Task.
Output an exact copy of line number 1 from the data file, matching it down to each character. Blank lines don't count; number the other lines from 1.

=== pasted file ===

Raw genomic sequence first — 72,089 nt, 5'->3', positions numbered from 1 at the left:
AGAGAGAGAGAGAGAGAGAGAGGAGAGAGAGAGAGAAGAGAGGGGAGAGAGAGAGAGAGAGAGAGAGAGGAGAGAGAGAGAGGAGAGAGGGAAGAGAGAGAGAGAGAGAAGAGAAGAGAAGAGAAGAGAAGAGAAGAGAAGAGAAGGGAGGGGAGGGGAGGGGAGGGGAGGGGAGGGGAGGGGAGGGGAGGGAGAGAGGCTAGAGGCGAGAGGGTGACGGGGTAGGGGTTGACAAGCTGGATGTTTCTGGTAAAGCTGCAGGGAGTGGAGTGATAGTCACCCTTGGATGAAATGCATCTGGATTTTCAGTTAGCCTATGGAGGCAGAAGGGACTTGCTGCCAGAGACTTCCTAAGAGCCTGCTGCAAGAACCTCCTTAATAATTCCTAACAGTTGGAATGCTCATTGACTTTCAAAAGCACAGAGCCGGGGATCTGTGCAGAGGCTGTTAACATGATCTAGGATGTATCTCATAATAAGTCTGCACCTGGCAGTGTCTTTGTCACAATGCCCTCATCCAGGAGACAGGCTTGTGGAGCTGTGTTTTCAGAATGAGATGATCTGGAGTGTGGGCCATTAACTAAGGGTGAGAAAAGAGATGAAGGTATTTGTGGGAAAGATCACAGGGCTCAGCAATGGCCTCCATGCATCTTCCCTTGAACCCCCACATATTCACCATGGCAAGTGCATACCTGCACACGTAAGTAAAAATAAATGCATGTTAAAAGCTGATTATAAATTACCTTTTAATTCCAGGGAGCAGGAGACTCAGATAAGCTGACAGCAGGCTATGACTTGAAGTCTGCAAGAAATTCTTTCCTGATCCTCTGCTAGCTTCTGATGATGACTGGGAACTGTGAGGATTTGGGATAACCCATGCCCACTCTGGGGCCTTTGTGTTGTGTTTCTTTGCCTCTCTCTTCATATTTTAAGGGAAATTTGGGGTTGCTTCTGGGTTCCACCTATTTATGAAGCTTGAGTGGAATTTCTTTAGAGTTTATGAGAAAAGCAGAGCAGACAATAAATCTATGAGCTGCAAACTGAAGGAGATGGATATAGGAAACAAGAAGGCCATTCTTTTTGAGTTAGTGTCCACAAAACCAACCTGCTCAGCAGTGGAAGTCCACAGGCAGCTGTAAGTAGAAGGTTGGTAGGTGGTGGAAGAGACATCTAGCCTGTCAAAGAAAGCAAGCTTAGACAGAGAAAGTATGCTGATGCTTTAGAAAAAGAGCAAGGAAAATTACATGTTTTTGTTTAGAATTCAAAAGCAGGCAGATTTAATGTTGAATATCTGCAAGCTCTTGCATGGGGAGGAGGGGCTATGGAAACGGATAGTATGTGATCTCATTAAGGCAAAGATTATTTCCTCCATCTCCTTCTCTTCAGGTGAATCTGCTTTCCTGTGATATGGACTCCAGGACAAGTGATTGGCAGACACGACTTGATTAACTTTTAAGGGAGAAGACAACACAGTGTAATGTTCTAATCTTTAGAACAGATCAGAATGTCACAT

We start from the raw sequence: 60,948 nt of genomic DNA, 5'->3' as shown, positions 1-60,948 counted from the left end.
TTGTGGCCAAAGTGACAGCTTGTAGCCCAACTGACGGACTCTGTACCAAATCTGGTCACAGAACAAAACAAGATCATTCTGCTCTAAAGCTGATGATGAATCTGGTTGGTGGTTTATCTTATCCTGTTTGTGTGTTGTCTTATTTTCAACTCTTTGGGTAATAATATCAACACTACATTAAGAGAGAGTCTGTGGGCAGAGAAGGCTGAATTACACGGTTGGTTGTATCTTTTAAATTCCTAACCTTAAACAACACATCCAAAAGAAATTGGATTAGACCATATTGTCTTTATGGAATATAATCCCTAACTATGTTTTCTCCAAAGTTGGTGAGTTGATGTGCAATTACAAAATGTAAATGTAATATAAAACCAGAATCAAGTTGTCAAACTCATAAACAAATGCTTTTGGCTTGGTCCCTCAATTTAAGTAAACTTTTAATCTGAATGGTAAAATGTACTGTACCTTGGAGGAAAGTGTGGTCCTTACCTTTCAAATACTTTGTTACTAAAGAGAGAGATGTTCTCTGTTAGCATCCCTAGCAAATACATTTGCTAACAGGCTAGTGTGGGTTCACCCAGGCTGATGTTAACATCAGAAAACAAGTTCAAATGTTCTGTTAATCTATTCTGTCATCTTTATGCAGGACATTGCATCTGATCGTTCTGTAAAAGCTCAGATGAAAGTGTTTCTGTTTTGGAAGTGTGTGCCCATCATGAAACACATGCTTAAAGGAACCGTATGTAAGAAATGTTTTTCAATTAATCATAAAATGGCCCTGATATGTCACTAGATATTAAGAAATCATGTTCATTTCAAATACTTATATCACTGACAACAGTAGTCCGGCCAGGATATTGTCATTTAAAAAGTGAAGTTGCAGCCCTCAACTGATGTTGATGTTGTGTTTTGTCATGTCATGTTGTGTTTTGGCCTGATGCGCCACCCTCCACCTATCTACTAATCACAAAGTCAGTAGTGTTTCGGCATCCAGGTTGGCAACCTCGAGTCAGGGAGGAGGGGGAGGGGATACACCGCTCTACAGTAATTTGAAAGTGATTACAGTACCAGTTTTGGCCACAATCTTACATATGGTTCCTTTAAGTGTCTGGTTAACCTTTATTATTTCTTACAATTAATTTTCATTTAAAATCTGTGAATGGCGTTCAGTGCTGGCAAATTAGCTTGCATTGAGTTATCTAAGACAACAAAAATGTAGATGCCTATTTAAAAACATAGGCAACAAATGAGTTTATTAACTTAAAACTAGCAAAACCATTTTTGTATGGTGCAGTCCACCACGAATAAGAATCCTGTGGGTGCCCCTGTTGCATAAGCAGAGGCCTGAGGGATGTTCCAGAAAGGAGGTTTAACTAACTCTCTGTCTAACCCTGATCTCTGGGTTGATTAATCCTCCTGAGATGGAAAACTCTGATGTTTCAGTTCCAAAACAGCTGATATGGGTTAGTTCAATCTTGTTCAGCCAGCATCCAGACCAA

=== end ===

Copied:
Raw genomic sequence first — 72,089 nt, 5'->3', positions numbered from 1 at the left: